JOINT ETHICO-MEDICAL COMMITTEE
Reply to the Medical Research Council
THE CATHOLIC UNION OF GREAT BRITAIN
Guild of Catholic Doctors
'Genes and the mind'
Thank you for asking us to comment on your document. We have previously submitted our views to the Nuffield Council on Bioethics, in response to their document 'Mental Disorders and Genetics: the Ethical Context'. Our full text is available if required.
What are they researching?
We hope and expect that research into the relationship between genetic make up and the functioning of the mind will throw light on how the mind works in health and disease. Improvements in our understanding of disease are to be welcomed, particularly if they lead to improvement in treatment.
Predictive testing/diagnosis, however, is fraught with problems. As you point out the mind is not all in the genes. Such testing may be seen, in the popular mind, as giving clear cut prognoses which, in reality, would not be soundly based in the evidence.
Since most common conditions in psychiatry are likely (or known) to be multifactorial, the ascription of character traits to alleged or suspected genetic causes, with the implication that they are fixed or 'pre-destined' by the genes, would not only be quite unjustified by the evidence but runs the risk of appearing to undermine the uniquely human capacity of autonomy or free will and, in consequence, personal responsibility. We fear that pressures for pre-natal screening, and a rejection of the handicapped (physically or mentally) by society as a whole (because they could have been 'avoided') are likely to increase. If this, in turn, leads to abortion, rather than to a search for remedies and cures, it is greatly to be abhorred.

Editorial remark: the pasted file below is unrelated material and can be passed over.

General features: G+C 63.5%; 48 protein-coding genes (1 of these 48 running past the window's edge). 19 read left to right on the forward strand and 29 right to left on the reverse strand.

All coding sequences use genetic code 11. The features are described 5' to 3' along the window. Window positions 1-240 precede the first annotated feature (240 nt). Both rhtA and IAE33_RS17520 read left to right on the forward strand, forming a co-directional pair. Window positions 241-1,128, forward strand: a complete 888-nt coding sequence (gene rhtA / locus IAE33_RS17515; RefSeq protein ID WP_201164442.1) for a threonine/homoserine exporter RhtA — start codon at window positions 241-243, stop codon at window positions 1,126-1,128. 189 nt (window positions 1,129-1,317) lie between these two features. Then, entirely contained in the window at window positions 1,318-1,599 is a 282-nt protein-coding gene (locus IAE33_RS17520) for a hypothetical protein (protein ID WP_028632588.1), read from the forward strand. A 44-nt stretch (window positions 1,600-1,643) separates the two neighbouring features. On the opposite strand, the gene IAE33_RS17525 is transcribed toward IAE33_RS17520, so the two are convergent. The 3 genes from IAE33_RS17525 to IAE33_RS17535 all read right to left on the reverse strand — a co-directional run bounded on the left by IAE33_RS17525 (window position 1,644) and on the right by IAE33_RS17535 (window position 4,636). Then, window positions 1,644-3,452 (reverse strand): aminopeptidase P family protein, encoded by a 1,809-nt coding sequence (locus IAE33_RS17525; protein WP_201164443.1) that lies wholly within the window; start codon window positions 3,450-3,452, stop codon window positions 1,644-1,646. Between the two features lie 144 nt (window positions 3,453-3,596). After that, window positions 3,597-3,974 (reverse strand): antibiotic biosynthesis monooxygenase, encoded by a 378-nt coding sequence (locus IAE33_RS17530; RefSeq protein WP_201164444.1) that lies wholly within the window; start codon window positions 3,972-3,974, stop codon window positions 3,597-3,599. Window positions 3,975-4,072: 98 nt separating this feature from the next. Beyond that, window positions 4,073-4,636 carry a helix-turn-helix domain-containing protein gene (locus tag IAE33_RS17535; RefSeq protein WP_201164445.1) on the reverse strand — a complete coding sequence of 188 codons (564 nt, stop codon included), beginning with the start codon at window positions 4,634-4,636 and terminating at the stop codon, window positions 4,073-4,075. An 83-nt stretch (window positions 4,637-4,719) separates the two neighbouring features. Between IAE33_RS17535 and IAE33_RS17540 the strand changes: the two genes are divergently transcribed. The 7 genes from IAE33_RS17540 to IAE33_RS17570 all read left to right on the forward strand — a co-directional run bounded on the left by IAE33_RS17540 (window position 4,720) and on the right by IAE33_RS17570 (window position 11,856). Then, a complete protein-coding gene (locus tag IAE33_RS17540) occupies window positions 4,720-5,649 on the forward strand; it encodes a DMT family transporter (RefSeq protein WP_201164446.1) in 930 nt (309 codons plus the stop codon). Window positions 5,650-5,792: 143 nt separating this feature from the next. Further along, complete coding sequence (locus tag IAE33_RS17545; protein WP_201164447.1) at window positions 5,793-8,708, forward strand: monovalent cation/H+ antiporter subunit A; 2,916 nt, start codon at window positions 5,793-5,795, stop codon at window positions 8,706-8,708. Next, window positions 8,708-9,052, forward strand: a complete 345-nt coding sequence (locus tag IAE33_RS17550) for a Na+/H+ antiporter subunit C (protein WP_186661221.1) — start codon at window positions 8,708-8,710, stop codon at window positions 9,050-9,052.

With regard to genetic screening we consider that informed consent is a sine qua non for any screening, as well as for any research, because the possible ramifications in society may be widespread. To seek clearer diagnostic classification for therapeutic purposes in order to benefit the individual, for example so that medication could be better tailored to needs, would seem commendable. At the same time the increase in anxiety associated with screening (even if the results turn out negative) is well recognised. It seems very likely that the detection of a possibly abnormal gene, even in a polygenic condition, will heighten uncertainty and anxiety, and this could well apply to otherwise unaffected members of a family.
We do not believe it is appropriate to offer genetic testing, except within the limits of a specific research project or for the genetic counselling of a couple at risk of transmitting a serious disease, unless some therapeutic intervention which will benefit the patient is to follow. In particular we would oppose 'over the counter' testing or the sale of kits for such a purpose.
How might discrimination happen?
Genetic information might guide some of those at risk to avoid harmful environmental influences. However, it is hard to see how any any adjustment could be made to working conditions on the basis purely of genetic information, as opposed to contemporaneous clinical information about the actual physical and mental state of the individual. We do not consider that there is any specific mental health risk which would justify an employer demanding a genetic screening. In particular we do not consider that employers have a right to know a would-be employee's genetic endowment which might predispose him/her to mental illness, whether it be to 'protect' the pension fund or for any other reason, some of which might be less benign.
As far as life insurance is concerned, it seems generally to be considered that the ordinary actuarial calculations are perfectly adequate and will continue to be used by most companies without the need for further evidence. We can therefore see no need for a company to demand genetic testing, no matter what the proposed sum to be assured.